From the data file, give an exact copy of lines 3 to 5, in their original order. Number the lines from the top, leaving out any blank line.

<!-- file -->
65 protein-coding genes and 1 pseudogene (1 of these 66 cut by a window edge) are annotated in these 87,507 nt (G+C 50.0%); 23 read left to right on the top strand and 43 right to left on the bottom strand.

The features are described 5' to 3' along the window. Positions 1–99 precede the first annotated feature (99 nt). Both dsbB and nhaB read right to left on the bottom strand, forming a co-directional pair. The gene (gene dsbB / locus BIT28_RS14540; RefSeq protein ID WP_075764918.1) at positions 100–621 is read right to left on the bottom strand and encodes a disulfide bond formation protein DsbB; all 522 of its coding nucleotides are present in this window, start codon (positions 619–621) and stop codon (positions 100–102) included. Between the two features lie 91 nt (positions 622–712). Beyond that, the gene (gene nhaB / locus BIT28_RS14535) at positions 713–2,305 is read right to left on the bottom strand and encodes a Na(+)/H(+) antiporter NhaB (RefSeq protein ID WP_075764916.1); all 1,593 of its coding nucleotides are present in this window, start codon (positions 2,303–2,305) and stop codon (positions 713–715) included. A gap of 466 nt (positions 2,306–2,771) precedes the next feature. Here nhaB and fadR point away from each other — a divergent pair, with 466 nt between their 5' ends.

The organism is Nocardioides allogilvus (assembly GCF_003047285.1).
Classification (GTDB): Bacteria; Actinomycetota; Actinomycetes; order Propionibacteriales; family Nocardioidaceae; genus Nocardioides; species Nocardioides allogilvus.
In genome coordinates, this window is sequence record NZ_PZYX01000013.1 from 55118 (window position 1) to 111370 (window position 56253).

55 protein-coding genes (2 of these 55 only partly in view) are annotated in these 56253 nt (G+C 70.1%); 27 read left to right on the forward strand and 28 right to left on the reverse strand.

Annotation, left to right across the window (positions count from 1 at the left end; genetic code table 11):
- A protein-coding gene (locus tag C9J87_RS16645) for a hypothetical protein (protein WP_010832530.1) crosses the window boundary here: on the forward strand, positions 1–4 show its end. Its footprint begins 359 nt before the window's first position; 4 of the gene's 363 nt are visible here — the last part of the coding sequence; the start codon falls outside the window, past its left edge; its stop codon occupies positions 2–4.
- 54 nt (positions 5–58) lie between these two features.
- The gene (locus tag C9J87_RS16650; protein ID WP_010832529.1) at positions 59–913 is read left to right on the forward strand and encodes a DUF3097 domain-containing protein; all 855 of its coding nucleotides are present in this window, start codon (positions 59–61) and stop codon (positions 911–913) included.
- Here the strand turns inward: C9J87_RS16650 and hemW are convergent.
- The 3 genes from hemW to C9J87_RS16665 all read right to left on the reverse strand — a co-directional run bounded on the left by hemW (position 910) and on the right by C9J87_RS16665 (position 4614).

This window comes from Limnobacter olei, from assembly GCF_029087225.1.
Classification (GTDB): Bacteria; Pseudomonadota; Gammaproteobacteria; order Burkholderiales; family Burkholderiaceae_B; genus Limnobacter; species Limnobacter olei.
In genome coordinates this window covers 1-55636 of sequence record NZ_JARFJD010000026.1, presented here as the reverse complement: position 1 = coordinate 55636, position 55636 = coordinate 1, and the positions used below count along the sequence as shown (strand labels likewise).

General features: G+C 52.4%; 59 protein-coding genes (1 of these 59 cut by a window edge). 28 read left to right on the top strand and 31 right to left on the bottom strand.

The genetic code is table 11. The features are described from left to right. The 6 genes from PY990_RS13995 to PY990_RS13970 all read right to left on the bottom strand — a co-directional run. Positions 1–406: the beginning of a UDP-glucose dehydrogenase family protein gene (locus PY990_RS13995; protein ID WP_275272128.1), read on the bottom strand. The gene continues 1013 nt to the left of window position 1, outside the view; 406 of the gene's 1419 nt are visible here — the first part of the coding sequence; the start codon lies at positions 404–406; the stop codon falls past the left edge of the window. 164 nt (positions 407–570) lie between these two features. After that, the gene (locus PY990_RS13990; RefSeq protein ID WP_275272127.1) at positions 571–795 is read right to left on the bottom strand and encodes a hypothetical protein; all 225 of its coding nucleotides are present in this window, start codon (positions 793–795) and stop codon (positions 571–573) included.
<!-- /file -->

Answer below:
The organism is Nocardioides allogilvus (assembly GCF_003047285.1).
Classification (GTDB): Bacteria; Actinomycetota; Actinomycetes; order Propionibacteriales; family Nocardioidaceae; genus Nocardioides; species Nocardioides allogilvus.
In genome coordinates, this window is sequence record NZ_PZYX01000013.1 from 55118 (window position 1) to 111370 (window position 56253).